On July 4, 2011, I had lunch with my friend Rebecca. It was a welcome diversion because I was on Day 3 of a long holiday weekend feeling bored and borderline miserable. My growing belly was almost too much to bear, and I had been spending the last few weeks working from home to spare me the waddle from my car to the office and back each day. I was getting tired of only myself for company.
As we said our goodbyes after lunch Rebecca said, “I bet the next time I see you, you’ll be a mom!” I blew off her prediction, reminding her that I still had about five weeks to go. My due date wasn’t until August 9.
I returned home, did a few chores, watched several more hours of Netflix and went to bed.
At 1 a.m. my water broke. At 2 a.m. the contractions started. Continue reading
Yesterday was our third “Tanziversary”–the anniversary of our arrival in Tanzania. It’s hard to believe that it’s been three years already, but these three years have been packed full of lots of fun adventures, new challenges and great memories as a family!
To make the trip with two not-yet one-year-olds, I enlisted the help of my mom and sister Carla (and most of this 5 Photo Friday’s photos were taken by her).
Even with the help of mom and Carla, I was still a bit frazzled when we arrived at Kilimanjaro International Airport at about 9 pm after a good 30 hours of air travel. Continue reading
Today is our 5th wedding anniversary. We got married in Nebraska, in Sonshine Chapel at Carol Joy Holling Camp, the church camp where I worked several summers during college and for five years as Communications Manager after I graduated.
We were surrounded by family and friends. It was a perfect day, except maybe for the 50 mph winds that were nearly blowing us over. Continue reading
Posted in Family Time, Photography, Tanzanian Culture
Tagged bilingual, family, friendship, khangas, party, photography, Swahili, traditional rituals, wedding
Note: This post is a little something different than the usual what-are-Max-and-Elly-up-to posts. I’ve been wanting to expand my blogging focus and try to add a little value to what you read here.
Something I am often complimented on and asked questions about is my photography, especially related to photos of Max and Elly (see, this post isn’t totally void of references to them). I’ve loved photography for a long time, studied it in college and even used my skills consistently in my communications career. It’s something I still enjoy and find fun and challenging in documenting life here in Tanzania.
So today I wanted to share one of my most-relied-upon photography fundamentals that helps me get great photos. This is something you can apply to the photos you take whether you’re using a DSLR, point-and-shoot or even your phone camera because it’s about how you compose your image, not the equipment you use to capture it. Continue reading
The second grade class at Cambridge Elementary School in Cambridge, Illinois, is reading the book Flat Stanley. Do you know that story? Stanley is a boy who is flattened when a bulletin board falls on him, and his flatness allows him to travel the world by mail. So the second graders at Cambridge Elementary made their own Flat Stanleys and sent them to friends and family to take him on adventures and then write back to their class about it.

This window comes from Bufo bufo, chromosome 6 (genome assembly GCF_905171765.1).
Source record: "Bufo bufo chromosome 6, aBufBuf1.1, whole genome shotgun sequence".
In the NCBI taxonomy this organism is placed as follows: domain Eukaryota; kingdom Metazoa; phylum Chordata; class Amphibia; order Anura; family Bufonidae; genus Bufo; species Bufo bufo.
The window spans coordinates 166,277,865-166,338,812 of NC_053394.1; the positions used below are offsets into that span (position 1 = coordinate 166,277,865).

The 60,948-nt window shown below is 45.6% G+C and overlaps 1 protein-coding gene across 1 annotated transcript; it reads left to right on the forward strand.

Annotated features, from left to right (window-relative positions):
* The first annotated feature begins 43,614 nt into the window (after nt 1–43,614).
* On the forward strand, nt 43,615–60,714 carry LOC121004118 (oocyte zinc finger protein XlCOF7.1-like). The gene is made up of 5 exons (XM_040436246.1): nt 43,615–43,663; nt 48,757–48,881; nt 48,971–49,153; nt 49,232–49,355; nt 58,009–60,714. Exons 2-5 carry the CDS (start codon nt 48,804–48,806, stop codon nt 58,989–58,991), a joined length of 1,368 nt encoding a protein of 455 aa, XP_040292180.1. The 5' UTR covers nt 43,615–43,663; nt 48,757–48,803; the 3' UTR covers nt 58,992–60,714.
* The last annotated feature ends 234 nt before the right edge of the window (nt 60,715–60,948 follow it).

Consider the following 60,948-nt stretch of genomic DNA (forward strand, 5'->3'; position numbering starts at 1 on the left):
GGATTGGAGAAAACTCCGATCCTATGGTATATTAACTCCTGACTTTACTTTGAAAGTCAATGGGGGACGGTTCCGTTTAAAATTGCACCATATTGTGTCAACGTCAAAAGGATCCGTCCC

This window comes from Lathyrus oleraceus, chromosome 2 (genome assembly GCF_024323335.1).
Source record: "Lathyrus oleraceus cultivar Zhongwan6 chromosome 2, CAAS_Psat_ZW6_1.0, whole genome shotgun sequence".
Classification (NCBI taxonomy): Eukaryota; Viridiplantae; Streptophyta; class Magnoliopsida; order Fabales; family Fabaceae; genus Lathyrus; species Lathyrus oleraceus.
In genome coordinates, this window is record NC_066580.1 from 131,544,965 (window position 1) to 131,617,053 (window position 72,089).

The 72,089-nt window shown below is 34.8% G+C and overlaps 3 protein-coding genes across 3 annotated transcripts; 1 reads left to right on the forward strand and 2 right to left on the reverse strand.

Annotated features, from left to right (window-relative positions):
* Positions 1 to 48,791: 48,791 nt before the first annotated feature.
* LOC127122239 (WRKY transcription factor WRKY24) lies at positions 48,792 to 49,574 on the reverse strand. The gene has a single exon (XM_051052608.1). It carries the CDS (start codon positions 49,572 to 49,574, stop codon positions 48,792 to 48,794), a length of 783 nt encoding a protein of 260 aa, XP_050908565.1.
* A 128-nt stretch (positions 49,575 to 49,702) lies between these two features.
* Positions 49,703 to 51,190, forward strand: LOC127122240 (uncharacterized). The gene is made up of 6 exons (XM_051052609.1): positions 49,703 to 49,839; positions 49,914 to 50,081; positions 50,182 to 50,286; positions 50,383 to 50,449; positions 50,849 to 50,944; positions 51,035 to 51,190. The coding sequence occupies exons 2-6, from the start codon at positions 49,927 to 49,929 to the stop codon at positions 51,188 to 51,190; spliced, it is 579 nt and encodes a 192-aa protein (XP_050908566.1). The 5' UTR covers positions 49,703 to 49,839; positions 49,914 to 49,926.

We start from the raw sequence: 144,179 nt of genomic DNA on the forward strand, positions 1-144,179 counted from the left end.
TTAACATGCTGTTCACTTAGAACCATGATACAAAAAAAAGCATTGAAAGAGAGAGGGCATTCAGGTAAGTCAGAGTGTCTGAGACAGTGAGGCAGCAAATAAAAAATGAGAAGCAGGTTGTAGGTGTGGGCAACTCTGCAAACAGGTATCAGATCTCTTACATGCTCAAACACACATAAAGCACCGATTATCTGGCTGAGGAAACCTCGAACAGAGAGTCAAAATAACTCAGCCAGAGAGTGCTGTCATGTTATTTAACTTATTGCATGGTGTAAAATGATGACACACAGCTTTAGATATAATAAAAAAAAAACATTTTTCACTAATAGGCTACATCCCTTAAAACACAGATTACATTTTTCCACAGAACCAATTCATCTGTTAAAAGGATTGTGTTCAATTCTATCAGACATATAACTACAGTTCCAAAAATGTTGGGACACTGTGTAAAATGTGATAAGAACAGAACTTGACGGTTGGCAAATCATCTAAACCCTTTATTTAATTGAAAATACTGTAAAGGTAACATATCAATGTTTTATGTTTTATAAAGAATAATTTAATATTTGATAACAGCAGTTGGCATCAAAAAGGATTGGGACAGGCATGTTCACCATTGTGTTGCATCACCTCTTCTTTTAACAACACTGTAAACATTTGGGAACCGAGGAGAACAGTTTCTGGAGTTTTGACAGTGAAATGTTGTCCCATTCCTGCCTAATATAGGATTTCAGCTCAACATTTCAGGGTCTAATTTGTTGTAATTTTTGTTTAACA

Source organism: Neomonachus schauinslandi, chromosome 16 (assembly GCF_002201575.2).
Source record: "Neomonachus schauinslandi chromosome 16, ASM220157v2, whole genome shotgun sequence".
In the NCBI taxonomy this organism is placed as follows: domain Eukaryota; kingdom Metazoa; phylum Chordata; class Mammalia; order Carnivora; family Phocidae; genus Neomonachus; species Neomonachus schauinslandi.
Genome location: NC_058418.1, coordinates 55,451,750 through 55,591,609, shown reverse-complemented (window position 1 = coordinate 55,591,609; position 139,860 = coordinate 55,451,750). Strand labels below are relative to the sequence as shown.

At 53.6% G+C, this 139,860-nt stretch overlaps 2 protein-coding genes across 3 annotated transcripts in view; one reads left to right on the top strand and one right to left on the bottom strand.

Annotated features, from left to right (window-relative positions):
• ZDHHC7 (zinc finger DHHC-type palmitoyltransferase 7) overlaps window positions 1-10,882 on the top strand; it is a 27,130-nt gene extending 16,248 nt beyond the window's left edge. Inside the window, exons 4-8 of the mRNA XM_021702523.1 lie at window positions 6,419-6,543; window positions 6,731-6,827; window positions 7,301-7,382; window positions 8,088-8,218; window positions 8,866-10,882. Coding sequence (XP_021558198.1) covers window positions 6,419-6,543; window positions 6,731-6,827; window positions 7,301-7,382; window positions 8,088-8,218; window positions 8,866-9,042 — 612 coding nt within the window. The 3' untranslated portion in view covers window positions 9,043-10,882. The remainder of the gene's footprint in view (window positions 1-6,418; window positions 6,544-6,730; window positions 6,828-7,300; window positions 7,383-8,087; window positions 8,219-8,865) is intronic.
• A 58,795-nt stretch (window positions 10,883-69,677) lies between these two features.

I am friends with one of the second graders’ moms and she asked me if her little boy Ashtin could send me a Flat Stanley to show him around Tanzania. It took Flat Stanley almost two weeks to arrive but once he was here he had a pretty good time, I think. For today’s 5 Photo Friday (six if you’re counting), here are the photos and letter that he sent back to the second graders at Cambridge Elementary: Continue reading
It all started with this blog. Last year a casting producer for House Hunters International contacted me through my About page. If you aren’t familiar with the House Hunters International you are apparently in the minority because I’ve been told it’s one of the most watched shows on cable television.
The producer asked if I would be interested in doing an episode about my move to Tanzania and our process for finding a house. (They were interested in featuring someone who worked with animals–I guess owning a safari company qualifies for that.) I initially dismissed the idea because, having not actually seen the show, I assumed that it only featured people living in huge, expensive expat-style houses. But a friend encouraged me to just check it out more. So I replied to the producer, we exchanged a few emails, talked a few times by phone and I filled out a lengthy questionnaire about my move and how we found a house to live in. Continue reading
It’s 5 Photo Friday and today we’re talking about food! Here are five types of food that you might encounter should you visit us here in Tanzania (and we hope you will!):
With a family of seven there’s no shortage of empty toilet paper rolls in our house. So I had been contemplating for a while what sort of craft project Max and Elly could do with them. Grandma and Aunt Carla brought a boat load of craft supplies when they visited us last spring and we had barely scratched the surface on using any of them for projects. Continue reading
Max and Elly have been attending The Tanganyika School for seven weeks now and they are loving it. They are showing progress in counting, the alphabet and colors. And lately I’ve overheard Max singing the Tanzanian national anthem to himself and they both have an entire new repertoire of songs to sing in the bathtub.
Wednesday was Brenda’s 20th birthday! Our home is officially free of teenagers! (At least for another 9 years.)
For this week’s 5 Photo Friday, I’m sharing a few highlights of our family’s celebration of Brenda’s milestone birthday. Continue reading